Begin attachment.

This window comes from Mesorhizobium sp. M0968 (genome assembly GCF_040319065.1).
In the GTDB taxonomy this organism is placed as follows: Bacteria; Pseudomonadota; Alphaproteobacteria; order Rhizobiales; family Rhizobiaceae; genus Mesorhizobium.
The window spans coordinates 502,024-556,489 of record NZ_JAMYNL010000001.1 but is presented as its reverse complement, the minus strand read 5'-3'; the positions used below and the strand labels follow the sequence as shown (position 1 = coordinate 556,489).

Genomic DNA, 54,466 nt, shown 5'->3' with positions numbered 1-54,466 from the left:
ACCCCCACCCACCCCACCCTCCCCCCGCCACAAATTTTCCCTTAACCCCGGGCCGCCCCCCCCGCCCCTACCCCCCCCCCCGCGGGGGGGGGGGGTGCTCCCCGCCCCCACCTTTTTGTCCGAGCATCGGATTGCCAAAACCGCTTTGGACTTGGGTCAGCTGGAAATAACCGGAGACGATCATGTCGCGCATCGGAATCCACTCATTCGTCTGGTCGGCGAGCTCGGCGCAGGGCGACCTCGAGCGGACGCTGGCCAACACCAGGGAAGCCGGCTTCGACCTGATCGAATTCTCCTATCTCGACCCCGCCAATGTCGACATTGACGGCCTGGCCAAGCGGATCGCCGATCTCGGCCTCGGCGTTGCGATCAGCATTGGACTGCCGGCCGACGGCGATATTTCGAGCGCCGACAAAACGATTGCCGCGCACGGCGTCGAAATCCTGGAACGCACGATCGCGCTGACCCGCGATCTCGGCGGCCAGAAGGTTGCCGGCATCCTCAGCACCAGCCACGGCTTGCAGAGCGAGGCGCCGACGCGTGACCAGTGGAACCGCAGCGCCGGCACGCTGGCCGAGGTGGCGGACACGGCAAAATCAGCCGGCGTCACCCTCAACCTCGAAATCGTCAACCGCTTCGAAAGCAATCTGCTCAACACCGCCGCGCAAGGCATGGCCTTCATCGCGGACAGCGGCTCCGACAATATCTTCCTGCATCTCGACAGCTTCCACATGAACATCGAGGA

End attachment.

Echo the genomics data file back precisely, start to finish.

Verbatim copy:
This window comes from Mesorhizobium sp. M0968 (genome assembly GCF_040319065.1).
In the GTDB taxonomy this organism is placed as follows: Bacteria; Pseudomonadota; Alphaproteobacteria; order Rhizobiales; family Rhizobiaceae; genus Mesorhizobium.
The window spans coordinates 502,024-556,489 of record NZ_JAMYNL010000001.1 but is presented as its reverse complement, the minus strand read 5'-3'; the positions used below and the strand labels follow the sequence as shown (position 1 = coordinate 556,489).

Genomic DNA, 54,466 nt, shown 5'->3' with positions numbered 1-54,466 from the left:
ACCCCCACCCACCCCACCCTCCCCCCGCCACAAATTTTCCCTTAACCCCGGGCCGCCCCCCCCGCCCCTACCCCCCCCCCCGCGGGGGGGGGGGGTGCTCCCCGCCCCCACCTTTTTGTCCGAGCATCGGATTGCCAAAACCGCTTTGGACTTGGGTCAGCTGGAAATAACCGGAGACGATCATGTCGCGCATCGGAATCCACTCATTCGTCTGGTCGGCGAGCTCGGCGCAGGGCGACCTCGAGCGGACGCTGGCCAACACCAGGGAAGCCGGCTTCGACCTGATCGAATTCTCCTATCTCGACCCCGCCAATGTCGACATTGACGGCCTGGCCAAGCGGATCGCCGATCTCGGCCTCGGCGTTGCGATCAGCATTGGACTGCCGGCCGACGGCGATATTTCGAGCGCCGACAAAACGATTGCCGCGCACGGCGTCGAAATCCTGGAACGCACGATCGCGCTGACCCGCGATCTCGGCGGCCAGAAGGTTGCCGGCATCCTCAGCACCAGCCACGGCTTGCAGAGCGAGGCGCCGACGCGTGACCAGTGGAACCGCAGCGCCGGCACGCTGGCCGAGGTGGCGGACACGGCAAAATCAGCCGGCGTCACCCTCAACCTCGAAATCGTCAACCGCTTCGAAAGCAATCTGCTCAACACCGCCGCGCAAGGCATGGCCTTCATCGCGGACAGCGGCTCCGACAATATCTTCCTGCATCTCGACAGCTTCCACATGAACATCGAGGA